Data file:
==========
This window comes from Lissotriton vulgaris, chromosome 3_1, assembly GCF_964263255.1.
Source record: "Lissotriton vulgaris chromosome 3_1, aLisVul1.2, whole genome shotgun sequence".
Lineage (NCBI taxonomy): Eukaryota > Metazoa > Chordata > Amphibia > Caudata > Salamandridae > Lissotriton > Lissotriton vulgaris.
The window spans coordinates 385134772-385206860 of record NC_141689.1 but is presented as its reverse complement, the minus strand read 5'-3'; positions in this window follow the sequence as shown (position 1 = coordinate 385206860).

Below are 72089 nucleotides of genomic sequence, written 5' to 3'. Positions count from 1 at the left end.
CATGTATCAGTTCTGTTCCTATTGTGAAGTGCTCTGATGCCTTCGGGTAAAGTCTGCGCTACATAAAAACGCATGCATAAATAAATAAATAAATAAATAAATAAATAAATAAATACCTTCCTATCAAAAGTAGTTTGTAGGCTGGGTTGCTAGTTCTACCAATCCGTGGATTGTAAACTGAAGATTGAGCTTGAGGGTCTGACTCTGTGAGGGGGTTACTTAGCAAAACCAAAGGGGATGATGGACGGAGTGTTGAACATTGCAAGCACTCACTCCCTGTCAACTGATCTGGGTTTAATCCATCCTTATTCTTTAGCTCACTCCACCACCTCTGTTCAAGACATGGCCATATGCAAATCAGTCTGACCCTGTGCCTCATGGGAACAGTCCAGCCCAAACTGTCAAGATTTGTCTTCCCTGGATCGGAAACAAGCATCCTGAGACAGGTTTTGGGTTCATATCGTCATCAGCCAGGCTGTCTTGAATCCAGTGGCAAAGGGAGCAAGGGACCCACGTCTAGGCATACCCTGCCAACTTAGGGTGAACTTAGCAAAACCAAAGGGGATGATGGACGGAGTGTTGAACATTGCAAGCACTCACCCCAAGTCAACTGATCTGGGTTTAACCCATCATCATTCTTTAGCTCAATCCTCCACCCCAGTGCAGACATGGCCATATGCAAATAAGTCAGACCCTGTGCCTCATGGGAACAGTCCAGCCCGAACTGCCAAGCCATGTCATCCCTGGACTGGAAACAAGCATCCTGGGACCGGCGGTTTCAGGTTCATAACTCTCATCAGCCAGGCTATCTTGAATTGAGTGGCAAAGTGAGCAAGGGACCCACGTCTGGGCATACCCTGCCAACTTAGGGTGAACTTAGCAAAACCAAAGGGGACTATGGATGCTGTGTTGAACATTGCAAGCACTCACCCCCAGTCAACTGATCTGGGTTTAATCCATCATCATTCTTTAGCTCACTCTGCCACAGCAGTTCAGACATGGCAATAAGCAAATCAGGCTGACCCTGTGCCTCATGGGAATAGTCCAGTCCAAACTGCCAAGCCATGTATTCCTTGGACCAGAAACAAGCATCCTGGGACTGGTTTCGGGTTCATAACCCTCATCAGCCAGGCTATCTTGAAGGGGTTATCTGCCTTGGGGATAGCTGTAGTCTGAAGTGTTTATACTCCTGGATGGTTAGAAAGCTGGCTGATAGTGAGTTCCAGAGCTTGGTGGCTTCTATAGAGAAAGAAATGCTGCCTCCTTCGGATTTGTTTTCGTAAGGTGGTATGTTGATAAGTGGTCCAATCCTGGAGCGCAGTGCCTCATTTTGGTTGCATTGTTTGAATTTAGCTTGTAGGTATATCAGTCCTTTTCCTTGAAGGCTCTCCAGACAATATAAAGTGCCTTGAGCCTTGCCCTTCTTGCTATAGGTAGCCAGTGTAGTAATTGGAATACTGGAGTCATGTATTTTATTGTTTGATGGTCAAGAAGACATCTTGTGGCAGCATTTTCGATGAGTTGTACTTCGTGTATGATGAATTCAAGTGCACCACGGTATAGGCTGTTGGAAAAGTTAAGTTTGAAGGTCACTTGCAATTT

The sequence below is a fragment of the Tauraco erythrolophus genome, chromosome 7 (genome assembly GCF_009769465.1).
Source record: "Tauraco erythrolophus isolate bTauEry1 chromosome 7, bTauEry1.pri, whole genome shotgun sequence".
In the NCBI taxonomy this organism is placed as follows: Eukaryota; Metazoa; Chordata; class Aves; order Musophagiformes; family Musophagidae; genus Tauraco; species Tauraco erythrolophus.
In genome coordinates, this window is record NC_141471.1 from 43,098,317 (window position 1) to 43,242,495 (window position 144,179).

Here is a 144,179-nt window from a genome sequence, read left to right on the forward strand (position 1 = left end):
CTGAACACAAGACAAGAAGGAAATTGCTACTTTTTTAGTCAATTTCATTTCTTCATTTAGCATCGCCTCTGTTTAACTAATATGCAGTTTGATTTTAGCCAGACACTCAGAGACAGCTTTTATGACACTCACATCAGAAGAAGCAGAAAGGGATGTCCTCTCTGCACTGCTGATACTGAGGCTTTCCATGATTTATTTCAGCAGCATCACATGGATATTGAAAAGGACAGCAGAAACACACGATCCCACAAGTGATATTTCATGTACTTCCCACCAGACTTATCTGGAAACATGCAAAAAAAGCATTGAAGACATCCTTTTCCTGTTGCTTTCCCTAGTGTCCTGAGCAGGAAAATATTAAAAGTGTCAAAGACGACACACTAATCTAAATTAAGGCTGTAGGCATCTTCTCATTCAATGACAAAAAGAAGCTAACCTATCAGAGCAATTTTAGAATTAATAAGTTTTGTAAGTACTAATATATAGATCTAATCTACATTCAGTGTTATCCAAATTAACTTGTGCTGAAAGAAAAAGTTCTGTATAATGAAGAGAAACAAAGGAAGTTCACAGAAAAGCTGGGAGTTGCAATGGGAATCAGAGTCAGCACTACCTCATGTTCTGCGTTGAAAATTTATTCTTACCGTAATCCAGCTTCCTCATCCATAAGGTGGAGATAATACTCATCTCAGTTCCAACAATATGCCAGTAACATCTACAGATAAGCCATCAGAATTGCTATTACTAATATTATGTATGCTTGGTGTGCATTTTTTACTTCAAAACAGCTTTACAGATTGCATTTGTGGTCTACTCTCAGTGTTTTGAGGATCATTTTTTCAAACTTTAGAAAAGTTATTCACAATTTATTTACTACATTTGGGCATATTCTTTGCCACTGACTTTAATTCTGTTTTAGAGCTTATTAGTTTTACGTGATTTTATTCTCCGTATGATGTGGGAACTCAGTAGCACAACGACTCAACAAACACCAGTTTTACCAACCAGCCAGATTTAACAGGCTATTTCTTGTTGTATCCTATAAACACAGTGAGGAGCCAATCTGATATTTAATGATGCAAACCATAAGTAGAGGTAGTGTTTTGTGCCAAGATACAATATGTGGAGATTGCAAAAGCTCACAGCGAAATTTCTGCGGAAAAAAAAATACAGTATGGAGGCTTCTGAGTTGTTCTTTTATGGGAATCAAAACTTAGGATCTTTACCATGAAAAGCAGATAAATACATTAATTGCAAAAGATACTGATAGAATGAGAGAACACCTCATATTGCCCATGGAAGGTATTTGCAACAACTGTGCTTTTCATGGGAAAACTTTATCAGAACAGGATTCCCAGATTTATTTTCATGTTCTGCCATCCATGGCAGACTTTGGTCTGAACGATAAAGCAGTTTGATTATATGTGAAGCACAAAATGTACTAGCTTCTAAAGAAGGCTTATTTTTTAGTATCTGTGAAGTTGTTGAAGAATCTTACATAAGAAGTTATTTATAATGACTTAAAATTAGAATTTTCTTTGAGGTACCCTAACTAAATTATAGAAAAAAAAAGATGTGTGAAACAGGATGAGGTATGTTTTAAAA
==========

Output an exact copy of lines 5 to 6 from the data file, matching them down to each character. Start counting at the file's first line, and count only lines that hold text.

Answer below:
Below are 72089 nucleotides of genomic sequence, written 5' to 3'. Positions count from 1 at the left end.
CATGTATCAGTTCTGTTCCTATTGTGAAGTGCTCTGATGCCTTCGGGTAAAGTCTGCGCTACATAAAAACGCATGCATAAATAAATAAATAAATAAATAAATAAATAAATAAATACCTTCCTATCAAAAGTAGTTTGTAGGCTGGGTTGCTAGTTCTACCAATCCGTGGATTGTAAACTGAAGATTGAGCTTGAGGGTCTGACTCTGTGAGGGGGTTACTTAGCAAAACCAAAGGGGATGATGGACGGAGTGTTGAACATTGCAAGCACTCACTCCCTGTCAACTGATCTGGGTTTAATCCATCCTTATTCTTTAGCTCACTCCACCACCTCTGTTCAAGACATGGCCATATGCAAATCAGTCTGACCCTGTGCCTCATGGGAACAGTCCAGCCCAAACTGTCAAGATTTGTCTTCCCTGGATCGGAAACAAGCATCCTGAGACAGGTTTTGGGTTCATATCGTCATCAGCCAGGCTGTCTTGAATCCAGTGGCAAAGGGAGCAAGGGACCCACGTCTAGGCATACCCTGCCAACTTAGGGTGAACTTAGCAAAACCAAAGGGGATGATGGACGGAGTGTTGAACATTGCAAGCACTCACCCCAAGTCAACTGATCTGGGTTTAACCCATCATCATTCTTTAGCTCAATCCTCCACCCCAGTGCAGACATGGCCATATGCAAATAAGTCAGACCCTGTGCCTCATGGGAACAGTCCAGCCCGAACTGCCAAGCCATGTCATCCCTGGACTGGAAACAAGCATCCTGGGACCGGCGGTTTCAGGTTCATAACTCTCATCAGCCAGGCTATCTTGAATTGAGTGGCAAAGTGAGCAAGGGACCCACGTCTGGGCATACCCTGCCAACTTAGGGTGAACTTAGCAAAACCAAAGGGGACTATGGATGCTGTGTTGAACATTGCAAGCACTCACCCCCAGTCAACTGATCTGGGTTTAATCCATCATCATTCTTTAGCTCACTCTGCCACAGCAGTTCAGACATGGCAATAAGCAAATCAGGCTGACCCTGTGCCTCATGGGAATAGTCCAGTCCAAACTGCCAAGCCATGTATTCCTTGGACCAGAAACAAGCATCCTGGGACTGGTTTCGGGTTCATAACCCTCATCAGCCAGGCTATCTTGAAGGGGTTATCTGCCTTGGGGATAGCTGTAGTCTGAAGTGTTTATACTCCTGGATGGTTAGAAAGCTGGCTGATAGTGAGTTCCAGAGCTTGGTGGCTTCTATAGAGAAAGAAATGCTGCCTCCTTCGGATTTGTTTTCGTAAGGTGGTATGTTGATAAGTGGTCCAATCCTGGAGCGCAGTGCCTCATTTTGGTTGCATTGTTTGAATTTAGCTTGTAGGTATATCAGTCCTTTTCCTTGAAGGCTCTCCAGACAATATAAAGTGCCTTGAGCCTTGCCCTTCTTGCTATAGGTAGCCAGTGTAGTAATTGGAATACTGGAGTCATGTATTTTATTGTTTGATGGTCAAGAAGACATCTTGTGGCAGCATTTTCGATGAGTTGTACTTCGTGTATGATGAATTCAAGTGCACCACGGTATAGGCTGTTGGAAAAGTTAAGTTTGAAGGTCACTTGCAATTT